We can see that if and only if . We deduce that we have an isomorphism between these two space.
If A and B are similar matrices
the geometric multiplicity of an eigenvalue of A is the same as its geometric multiplicity as an eigenvalue of B.
since Q is invertible, it follows that
I dont get the bit about "since Q is invertible" I do not see how this is relevant
An invertible matrix is one-to-one. Consequently, the null spaces of A and QA, where Q is invertible, are the same. QAv is 0 if and only if Av is 0- v is in the null space of A. Similarly, AQv= 0 only if Qv is in the null space of A. Since Q is invertible, the dimension of "all v such that Qv is in the null space of A" is the same as the dimension of the null space of A.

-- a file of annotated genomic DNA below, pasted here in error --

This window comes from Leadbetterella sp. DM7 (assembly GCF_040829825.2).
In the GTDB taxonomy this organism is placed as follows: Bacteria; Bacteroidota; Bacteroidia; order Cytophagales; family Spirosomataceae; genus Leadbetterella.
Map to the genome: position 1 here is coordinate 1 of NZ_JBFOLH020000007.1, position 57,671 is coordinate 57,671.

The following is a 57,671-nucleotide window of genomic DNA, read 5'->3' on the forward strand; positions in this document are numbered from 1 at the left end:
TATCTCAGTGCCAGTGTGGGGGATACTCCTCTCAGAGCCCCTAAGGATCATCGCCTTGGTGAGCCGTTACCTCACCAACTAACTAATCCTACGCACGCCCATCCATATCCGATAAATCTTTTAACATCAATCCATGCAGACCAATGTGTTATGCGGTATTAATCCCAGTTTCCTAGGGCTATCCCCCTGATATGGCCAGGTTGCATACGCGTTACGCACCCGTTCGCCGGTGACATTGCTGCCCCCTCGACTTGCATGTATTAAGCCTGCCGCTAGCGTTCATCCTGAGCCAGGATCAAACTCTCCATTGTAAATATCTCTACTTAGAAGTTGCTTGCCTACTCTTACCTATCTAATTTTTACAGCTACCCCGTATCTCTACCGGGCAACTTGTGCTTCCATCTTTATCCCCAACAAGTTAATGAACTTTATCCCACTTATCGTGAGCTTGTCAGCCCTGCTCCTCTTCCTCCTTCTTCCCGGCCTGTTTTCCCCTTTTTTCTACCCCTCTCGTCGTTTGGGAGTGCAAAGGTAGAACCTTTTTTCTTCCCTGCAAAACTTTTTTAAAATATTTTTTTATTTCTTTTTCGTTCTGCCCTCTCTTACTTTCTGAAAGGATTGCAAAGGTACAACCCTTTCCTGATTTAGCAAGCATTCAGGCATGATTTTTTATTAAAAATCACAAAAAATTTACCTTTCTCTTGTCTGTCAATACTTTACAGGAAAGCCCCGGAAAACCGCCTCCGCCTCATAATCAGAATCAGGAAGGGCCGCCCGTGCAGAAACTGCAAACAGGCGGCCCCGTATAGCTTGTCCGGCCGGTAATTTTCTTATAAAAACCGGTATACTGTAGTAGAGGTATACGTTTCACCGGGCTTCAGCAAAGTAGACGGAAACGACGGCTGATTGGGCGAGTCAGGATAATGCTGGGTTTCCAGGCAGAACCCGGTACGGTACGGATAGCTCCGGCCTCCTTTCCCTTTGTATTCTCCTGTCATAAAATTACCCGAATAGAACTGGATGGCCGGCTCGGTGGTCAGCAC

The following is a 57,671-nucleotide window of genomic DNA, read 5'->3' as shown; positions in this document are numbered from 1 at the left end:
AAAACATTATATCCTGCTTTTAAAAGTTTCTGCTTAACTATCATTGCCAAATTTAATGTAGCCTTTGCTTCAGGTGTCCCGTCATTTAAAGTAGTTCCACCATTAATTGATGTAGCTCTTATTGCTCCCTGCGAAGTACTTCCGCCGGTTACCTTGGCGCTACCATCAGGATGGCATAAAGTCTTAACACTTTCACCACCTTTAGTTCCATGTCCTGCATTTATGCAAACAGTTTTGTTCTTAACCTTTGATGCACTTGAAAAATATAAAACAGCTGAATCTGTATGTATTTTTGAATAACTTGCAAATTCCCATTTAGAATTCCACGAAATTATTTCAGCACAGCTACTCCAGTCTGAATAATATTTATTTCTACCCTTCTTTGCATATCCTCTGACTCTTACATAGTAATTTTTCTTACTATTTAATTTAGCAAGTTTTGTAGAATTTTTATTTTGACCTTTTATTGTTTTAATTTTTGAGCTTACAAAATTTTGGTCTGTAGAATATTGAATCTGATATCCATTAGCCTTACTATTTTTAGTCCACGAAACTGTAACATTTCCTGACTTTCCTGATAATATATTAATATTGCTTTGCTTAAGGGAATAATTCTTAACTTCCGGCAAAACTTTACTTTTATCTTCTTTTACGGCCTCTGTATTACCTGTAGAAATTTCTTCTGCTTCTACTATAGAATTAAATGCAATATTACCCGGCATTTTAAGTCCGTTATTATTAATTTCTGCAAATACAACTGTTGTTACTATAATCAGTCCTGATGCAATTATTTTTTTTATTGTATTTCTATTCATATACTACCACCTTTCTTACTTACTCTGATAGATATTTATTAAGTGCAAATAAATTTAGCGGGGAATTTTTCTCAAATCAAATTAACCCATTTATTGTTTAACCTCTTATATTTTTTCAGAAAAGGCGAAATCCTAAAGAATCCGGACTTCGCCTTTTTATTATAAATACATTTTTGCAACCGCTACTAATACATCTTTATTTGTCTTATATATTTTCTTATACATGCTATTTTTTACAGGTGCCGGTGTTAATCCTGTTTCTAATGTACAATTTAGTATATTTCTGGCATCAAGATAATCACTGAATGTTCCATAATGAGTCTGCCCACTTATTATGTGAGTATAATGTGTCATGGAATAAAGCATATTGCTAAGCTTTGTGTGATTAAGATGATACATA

Personally, I wouldn't prove this statement in that way. Instead (longer but more "fundamental"):
Suppose is an eigenvalue of A with geometric multiplicity n- that is, there exist n independent vectors, vectors such that for i= 1, 2, ..., n. Suppose B is similar to A: for some invertible matrix Q.
Then, for every i from 1 to n,
so that every is an eigenvector of B corresponding to eigenvalue . To show that they are independent, write . Since Q is invertible, it is one-to-one: we have . Since the vectors are independent, we have so the are n independent eigenvectors of B corresponding to eigenvalue .